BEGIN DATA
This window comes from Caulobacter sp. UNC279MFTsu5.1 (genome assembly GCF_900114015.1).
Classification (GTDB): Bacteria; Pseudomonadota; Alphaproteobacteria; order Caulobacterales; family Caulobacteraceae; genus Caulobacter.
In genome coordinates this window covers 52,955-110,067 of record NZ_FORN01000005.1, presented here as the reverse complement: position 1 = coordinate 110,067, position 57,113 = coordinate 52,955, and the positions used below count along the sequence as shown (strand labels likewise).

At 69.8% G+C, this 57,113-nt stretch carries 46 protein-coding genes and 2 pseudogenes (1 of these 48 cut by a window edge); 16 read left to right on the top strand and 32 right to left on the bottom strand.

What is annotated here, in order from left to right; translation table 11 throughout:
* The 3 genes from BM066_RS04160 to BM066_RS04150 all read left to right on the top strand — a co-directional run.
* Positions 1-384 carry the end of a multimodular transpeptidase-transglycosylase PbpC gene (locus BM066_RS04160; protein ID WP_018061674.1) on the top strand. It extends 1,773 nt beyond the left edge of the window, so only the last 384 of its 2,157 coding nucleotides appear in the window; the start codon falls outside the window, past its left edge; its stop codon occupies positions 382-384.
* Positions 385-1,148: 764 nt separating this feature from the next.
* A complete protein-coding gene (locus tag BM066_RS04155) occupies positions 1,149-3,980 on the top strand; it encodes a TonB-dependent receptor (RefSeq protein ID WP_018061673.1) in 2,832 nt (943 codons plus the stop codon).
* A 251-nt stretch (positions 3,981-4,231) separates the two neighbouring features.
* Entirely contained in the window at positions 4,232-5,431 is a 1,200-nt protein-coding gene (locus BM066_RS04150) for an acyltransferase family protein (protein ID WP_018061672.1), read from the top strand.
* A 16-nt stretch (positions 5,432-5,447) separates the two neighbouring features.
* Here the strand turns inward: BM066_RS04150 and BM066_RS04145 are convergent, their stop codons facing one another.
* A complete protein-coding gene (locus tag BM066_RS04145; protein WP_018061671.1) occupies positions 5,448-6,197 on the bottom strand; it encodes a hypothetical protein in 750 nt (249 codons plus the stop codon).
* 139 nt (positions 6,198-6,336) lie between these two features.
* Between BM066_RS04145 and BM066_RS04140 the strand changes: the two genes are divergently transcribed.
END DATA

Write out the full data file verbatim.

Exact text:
This window comes from Caulobacter sp. UNC279MFTsu5.1 (genome assembly GCF_900114015.1).
Classification (GTDB): Bacteria; Pseudomonadota; Alphaproteobacteria; order Caulobacterales; family Caulobacteraceae; genus Caulobacter.
In genome coordinates this window covers 52,955-110,067 of record NZ_FORN01000005.1, presented here as the reverse complement: position 1 = coordinate 110,067, position 57,113 = coordinate 52,955, and the positions used below count along the sequence as shown (strand labels likewise).

At 69.8% G+C, this 57,113-nt stretch carries 46 protein-coding genes and 2 pseudogenes (1 of these 48 cut by a window edge); 16 read left to right on the top strand and 32 right to left on the bottom strand.

What is annotated here, in order from left to right; translation table 11 throughout:
* The 3 genes from BM066_RS04160 to BM066_RS04150 all read left to right on the top strand — a co-directional run.
* Positions 1-384 carry the end of a multimodular transpeptidase-transglycosylase PbpC gene (locus BM066_RS04160; protein ID WP_018061674.1) on the top strand. It extends 1,773 nt beyond the left edge of the window, so only the last 384 of its 2,157 coding nucleotides appear in the window; the start codon falls outside the window, past its left edge; its stop codon occupies positions 382-384.
* Positions 385-1,148: 764 nt separating this feature from the next.
* A complete protein-coding gene (locus tag BM066_RS04155) occupies positions 1,149-3,980 on the top strand; it encodes a TonB-dependent receptor (RefSeq protein ID WP_018061673.1) in 2,832 nt (943 codons plus the stop codon).
* A 251-nt stretch (positions 3,981-4,231) separates the two neighbouring features.
* Entirely contained in the window at positions 4,232-5,431 is a 1,200-nt protein-coding gene (locus BM066_RS04150) for an acyltransferase family protein (protein ID WP_018061672.1), read from the top strand.
* A 16-nt stretch (positions 5,432-5,447) separates the two neighbouring features.
* Here the strand turns inward: BM066_RS04150 and BM066_RS04145 are convergent, their stop codons facing one another.
* A complete protein-coding gene (locus tag BM066_RS04145; protein WP_018061671.1) occupies positions 5,448-6,197 on the bottom strand; it encodes a hypothetical protein in 750 nt (249 codons plus the stop codon).
* 139 nt (positions 6,198-6,336) lie between these two features.
* Between BM066_RS04145 and BM066_RS04140 the strand changes: the two genes are divergently transcribed.